“From a network performance standpoint, I view the benefits in two areas,” added Walter Aragon, senior network manager, at World Fuel Services. “One is redundancy. We could never have the level of redundancy with MPLS that we now have with Aryaka. The second is the amount of incidents. We’ve seen a 90% reduction in incidents since deploying Aryaka,”

 

“World Fuel Services is a company that is top of their game in delivering trusted energy solutions,” said Shashi Kiran, CMO at Aryaka. “We are pleased to have earned their trust as a strategic partner as they deliver best-in-class energy solutions to their customers globally.”

 

The following event will look at DX and cloud migration in significant detail.

The right DX strategy for getting ahead in the digital economy – NetEvents

 

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Book of the Month*

The Serendipity Mindset: The Art and Science of Creating Good Luck

By Dr Christian Busch
Serendipity is an aptitude for making desirable discoveries by accident. To other people it looks like “good luck”, but it is more the ability to recognise and seize an opportunity, rather than have good fortune thrust upon one. Finding a wallet stuffed with money on the conference room floor is good luck, whereas holding it up and asking if anyone has lost their wallet might be the beginning of a valuable friendship – that would be serendipity.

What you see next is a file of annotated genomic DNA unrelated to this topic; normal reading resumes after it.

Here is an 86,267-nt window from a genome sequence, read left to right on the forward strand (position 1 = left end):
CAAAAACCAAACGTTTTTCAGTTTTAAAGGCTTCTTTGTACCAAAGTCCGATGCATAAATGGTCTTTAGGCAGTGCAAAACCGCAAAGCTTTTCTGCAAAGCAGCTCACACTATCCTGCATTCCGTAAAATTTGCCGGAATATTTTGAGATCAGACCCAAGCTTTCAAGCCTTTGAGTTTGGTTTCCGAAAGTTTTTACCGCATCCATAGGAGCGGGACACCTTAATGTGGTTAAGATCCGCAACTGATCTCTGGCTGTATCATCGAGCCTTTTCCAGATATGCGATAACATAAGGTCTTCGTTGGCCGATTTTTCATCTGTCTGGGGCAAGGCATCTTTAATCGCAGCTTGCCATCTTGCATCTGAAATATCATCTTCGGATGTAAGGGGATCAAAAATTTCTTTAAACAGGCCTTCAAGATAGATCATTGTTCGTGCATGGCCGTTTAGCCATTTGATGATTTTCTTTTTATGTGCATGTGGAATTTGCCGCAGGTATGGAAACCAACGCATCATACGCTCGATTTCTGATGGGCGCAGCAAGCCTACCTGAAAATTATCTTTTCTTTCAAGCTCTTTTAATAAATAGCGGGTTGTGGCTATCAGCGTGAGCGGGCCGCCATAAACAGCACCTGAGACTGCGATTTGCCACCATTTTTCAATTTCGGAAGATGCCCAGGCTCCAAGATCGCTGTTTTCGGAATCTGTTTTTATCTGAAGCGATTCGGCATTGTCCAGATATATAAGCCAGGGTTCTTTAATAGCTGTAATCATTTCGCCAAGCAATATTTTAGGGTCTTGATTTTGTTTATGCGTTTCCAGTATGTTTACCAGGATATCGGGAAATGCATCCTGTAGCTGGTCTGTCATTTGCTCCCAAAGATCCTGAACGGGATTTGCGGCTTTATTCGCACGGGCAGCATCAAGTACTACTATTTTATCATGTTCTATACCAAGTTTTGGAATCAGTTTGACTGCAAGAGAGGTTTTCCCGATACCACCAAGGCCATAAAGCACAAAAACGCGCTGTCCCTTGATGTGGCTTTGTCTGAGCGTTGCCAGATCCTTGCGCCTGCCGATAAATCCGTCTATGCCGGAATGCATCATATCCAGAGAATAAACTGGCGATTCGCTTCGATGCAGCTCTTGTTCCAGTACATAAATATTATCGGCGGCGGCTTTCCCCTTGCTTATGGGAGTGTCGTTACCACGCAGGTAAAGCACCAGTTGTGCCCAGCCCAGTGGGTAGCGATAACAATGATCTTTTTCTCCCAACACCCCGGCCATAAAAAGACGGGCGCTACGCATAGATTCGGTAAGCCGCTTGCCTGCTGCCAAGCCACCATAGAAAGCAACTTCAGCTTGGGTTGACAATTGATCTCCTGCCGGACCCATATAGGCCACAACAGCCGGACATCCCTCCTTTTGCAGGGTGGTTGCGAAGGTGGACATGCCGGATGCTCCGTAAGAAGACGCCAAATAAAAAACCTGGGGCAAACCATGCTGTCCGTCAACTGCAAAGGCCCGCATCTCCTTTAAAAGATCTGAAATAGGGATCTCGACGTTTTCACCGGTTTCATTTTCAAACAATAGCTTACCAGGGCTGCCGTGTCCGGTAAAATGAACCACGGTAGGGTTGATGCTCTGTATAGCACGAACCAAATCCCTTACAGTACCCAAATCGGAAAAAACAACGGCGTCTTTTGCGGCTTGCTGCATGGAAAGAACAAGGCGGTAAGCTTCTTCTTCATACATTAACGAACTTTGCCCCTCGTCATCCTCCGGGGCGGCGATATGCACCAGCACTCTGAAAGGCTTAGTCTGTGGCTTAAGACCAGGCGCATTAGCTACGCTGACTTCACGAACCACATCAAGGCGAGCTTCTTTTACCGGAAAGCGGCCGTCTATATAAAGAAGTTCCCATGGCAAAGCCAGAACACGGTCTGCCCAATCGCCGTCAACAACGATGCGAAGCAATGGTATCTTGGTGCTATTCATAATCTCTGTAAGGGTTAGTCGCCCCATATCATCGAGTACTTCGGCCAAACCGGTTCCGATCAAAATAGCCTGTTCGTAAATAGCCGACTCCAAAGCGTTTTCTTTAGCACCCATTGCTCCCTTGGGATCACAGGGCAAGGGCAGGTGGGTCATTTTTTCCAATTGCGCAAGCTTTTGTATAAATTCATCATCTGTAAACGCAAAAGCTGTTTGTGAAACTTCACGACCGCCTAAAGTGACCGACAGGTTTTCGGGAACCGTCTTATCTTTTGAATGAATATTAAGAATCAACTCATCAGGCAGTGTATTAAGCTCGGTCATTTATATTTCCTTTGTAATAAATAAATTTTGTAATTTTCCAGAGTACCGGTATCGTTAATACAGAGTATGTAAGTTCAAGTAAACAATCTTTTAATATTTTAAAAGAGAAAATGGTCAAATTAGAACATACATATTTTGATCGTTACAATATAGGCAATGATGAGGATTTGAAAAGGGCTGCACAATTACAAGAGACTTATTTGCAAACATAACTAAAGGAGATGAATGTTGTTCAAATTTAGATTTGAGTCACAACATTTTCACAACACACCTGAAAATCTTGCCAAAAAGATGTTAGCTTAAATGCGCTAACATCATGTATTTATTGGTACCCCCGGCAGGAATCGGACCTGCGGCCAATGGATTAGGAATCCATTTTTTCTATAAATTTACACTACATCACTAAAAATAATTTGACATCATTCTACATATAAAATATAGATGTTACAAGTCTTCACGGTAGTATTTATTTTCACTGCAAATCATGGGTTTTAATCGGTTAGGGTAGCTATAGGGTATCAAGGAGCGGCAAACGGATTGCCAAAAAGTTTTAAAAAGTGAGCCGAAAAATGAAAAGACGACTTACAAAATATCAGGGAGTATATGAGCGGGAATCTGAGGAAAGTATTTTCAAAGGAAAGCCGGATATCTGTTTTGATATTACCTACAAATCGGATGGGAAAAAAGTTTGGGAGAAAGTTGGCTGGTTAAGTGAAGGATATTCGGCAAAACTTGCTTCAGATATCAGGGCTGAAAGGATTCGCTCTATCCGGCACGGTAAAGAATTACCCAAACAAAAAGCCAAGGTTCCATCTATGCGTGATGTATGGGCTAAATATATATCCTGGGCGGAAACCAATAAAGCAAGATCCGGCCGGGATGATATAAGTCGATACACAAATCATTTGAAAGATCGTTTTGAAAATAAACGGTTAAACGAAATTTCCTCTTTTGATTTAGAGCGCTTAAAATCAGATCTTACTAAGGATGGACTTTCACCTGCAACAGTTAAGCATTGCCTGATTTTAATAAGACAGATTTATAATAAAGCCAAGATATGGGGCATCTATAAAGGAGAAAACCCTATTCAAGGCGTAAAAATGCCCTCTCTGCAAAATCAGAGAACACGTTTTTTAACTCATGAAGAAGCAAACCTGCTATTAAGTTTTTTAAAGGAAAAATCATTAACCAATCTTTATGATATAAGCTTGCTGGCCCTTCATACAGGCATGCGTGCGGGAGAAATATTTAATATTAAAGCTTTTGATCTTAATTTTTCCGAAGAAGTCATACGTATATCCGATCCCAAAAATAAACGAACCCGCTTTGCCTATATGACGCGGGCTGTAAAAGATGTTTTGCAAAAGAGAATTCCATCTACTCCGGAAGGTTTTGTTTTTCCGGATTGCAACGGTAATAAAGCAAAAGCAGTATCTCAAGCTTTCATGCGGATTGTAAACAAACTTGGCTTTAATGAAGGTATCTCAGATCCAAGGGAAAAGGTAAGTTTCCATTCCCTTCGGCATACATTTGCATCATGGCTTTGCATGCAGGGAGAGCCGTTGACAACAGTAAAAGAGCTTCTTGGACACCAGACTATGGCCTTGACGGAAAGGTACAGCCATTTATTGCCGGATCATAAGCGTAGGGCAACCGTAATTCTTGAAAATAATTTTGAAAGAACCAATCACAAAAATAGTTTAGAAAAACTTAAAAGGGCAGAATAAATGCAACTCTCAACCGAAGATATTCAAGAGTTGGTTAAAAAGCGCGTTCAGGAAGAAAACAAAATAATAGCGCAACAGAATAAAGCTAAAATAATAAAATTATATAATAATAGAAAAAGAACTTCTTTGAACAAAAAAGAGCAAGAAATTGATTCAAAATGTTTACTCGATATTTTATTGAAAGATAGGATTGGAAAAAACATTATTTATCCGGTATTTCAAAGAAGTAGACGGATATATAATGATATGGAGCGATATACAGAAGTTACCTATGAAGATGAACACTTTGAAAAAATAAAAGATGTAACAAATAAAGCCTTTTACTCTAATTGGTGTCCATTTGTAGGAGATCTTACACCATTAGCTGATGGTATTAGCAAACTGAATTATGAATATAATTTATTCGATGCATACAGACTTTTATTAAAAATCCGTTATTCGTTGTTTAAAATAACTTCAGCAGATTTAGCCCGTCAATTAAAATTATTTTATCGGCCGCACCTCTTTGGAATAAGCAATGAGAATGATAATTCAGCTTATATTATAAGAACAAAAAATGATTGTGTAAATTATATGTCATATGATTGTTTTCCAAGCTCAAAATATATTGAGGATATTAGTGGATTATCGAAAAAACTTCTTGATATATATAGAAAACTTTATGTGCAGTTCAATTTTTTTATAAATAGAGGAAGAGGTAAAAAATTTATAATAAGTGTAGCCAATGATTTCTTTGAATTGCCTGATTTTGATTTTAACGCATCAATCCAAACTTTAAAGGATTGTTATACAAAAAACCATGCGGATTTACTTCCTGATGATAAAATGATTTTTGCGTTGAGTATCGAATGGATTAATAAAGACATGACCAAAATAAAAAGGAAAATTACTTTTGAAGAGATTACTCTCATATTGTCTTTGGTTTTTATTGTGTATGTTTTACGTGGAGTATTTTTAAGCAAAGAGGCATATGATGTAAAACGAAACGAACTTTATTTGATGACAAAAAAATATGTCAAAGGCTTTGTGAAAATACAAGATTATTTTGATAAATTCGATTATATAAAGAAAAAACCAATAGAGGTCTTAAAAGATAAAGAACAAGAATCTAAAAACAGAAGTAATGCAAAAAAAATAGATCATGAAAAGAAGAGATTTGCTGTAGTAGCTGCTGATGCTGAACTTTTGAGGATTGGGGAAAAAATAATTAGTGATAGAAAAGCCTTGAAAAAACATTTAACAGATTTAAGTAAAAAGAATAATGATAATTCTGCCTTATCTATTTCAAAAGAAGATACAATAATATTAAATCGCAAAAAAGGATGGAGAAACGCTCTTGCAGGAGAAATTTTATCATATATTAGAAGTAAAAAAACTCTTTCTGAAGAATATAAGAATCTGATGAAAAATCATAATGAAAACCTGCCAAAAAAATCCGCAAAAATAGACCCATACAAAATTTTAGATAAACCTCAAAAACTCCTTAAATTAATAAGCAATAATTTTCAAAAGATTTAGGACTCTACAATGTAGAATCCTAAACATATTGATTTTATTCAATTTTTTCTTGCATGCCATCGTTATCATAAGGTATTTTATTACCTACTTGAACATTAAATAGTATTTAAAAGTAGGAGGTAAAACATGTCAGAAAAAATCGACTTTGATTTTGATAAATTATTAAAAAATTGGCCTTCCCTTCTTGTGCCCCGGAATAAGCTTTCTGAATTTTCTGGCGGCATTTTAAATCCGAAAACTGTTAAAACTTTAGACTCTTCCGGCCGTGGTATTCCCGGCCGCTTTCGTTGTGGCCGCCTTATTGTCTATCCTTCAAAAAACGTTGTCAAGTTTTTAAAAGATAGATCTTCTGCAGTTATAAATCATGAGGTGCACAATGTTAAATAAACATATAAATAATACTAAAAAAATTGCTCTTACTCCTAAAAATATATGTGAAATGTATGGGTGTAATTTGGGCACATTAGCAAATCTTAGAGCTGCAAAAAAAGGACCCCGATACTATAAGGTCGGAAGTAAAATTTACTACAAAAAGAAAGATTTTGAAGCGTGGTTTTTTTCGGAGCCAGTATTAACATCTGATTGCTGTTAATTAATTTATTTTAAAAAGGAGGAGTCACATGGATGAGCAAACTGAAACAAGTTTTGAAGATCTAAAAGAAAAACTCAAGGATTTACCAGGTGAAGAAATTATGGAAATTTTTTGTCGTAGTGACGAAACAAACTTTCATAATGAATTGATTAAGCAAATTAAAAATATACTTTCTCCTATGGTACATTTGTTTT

Chance encounters, or strokes of fortune, feature in countless stories of business success. This book looks beneath the surface, reveals and teaches the mindset that can transform pure chance into opportunity. The author is director of the Global Economy Program at New York University’s Center for Global Affairs, and a lecturer at the London School of Economics.

Serendipity is an aptitude for making desirable discoveries by accident. To other people it looks like “good luck”, but it is more the ability to recognise and seize an opportunity, rather than have good fortune thrust upon one. Finding a wallet stuffed with money on the conference room floor is good luck, whereas holding it up and asking if anyone has lost their wallet might be the beginning of a valuable friendship – that would be serendipity.